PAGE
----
Friday, November 6, 2009

The main deal at the farm is raising free range, pasture raised eggs. Once you try them,, you will never go back to store bought, factory eggs. We started with 25, went to 100, then to 300, and next year we will have 500 layers. Chickens are great. They are nice to have around and I believe they are happy.

Instead of bombarding folks with thousands of photos, I thought it wold be less painful just to give one or two and explain briefly what it is. The photos below are the old homestead, 70 Fort Hill Rd. in Groton.This was last winter, but heck, winter is almost here, and it's the best shot I have.The big barn in the back was built by Calvin Burrows for horses in 1899. The house was built for people (short people)by Silas Burrows (a cousin) in 1784. You don't want to know wha the heating bills are.

I thought I would send a few pictures of the farm. Many have already seen some of them, but thought I would start with pictures as they are worth a thousand words.

Thursday, November 5, 2009

Groton Family Farm - LocalHarvest

This is the first entry in a new blog among a trillion other blogs. It will attempt to cronicle the goings on at the Groton Family Farm in Groton , CT. with as few words as possible. I will try to make it interesting and informative, avoiding too much rambling, bad language, personal perseverations, or petty complaints. The blog will mostly be for my own benefit so feel free to skip on to the next blog. I am not very good at meditating or thinking things through so I will be using this blog to gain my own personal encouragement and direction.

To be brief, the Groton Family Farm was started by happenstance. Not, perhaps, the best way to start a business. In fact I did not start this project as a business. Our family, or rather my five brothers and sisters, brought our ailing and failing parents down from their big, or should I say huge, house in Brookline, MA to the old homestead in Groton, CT where my father was born. This was the house in which my father was actually born in 1918, and in which his father was born in the late 1800's, and where his father's father moved after the Civil war, when he bought it from a relative who's family owned since it was built in 1784.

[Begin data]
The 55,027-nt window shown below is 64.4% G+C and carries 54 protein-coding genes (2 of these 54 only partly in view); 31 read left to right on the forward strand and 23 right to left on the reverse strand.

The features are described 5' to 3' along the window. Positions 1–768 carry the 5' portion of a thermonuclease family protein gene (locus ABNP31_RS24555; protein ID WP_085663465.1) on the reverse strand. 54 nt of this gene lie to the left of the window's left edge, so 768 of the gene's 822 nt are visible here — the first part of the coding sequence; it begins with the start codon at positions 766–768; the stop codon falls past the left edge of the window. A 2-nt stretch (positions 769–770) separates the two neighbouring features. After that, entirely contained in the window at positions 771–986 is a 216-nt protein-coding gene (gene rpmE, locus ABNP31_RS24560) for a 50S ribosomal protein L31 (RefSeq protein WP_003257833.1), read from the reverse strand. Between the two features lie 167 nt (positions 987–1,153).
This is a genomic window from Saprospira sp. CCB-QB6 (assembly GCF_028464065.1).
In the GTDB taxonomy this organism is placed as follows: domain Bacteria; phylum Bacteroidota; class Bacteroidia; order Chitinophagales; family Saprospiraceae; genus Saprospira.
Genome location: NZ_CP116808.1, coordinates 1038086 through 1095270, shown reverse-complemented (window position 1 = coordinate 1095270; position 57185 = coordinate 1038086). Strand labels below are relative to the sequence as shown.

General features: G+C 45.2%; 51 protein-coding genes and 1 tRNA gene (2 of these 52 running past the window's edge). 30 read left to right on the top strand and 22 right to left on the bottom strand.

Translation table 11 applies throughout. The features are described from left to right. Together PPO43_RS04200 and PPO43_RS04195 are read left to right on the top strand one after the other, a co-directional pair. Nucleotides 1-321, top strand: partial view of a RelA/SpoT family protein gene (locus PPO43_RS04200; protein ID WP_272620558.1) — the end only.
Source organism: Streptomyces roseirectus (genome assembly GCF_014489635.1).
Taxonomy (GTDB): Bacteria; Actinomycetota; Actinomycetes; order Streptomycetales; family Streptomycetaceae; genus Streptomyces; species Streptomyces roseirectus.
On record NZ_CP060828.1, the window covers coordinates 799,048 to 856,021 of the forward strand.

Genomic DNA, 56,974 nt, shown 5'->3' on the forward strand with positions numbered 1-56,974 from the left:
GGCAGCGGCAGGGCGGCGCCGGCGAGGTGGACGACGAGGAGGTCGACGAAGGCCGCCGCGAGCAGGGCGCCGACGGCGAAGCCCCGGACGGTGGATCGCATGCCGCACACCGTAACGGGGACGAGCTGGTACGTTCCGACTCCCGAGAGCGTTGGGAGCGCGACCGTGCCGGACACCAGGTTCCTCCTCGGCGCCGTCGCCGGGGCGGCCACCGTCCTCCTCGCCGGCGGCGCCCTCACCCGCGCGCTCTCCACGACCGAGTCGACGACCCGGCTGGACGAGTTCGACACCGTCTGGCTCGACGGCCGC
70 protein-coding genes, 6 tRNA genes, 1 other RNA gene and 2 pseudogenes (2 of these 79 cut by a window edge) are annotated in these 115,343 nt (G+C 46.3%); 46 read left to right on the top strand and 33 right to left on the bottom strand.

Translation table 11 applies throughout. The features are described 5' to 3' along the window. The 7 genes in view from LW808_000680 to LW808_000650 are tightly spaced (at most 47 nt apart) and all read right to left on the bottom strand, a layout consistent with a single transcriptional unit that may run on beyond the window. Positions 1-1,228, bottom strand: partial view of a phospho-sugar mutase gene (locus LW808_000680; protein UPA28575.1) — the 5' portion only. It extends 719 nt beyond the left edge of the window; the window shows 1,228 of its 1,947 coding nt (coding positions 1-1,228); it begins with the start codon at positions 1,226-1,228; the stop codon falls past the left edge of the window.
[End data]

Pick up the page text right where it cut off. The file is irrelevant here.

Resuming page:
I digress. So we brought our parents down here for their last years as they were blessed with either Alzheimer's (father) or Parkinson's dementia (mother). The additional purpose was to turn this old family homestead with 5 acres of tillable land and a big barn into a small farm working farm for the sole purpose of getting the taxes reduced. This was four years ago. Dad has since died and Mom is still hanging in there, god bless her, and the farm now has grown to 400 free range, pasture raised eggs laying hens, nine Shetland sheep, and a 3/4 acre vegetable garden. For these last four years I have worked with a healthy negative cash flow. I am now at the point where I have got to figure out how to make this place sustainable instead of loosing gobs of money, I need to make the farm pay for itself as well as generate a little profit. And thus, the reason for this blog. Maybe I can figure this out as I write as I don't seem to be able to figure it out in my head. I will try to make each entry as brief as possible and not be totally self-oriented but to offer some tidbits to those who might be interested in trying this crazy business themselves. I still believe this way of life is well worth it on many levels, in spite of the low valleys and the high peaks.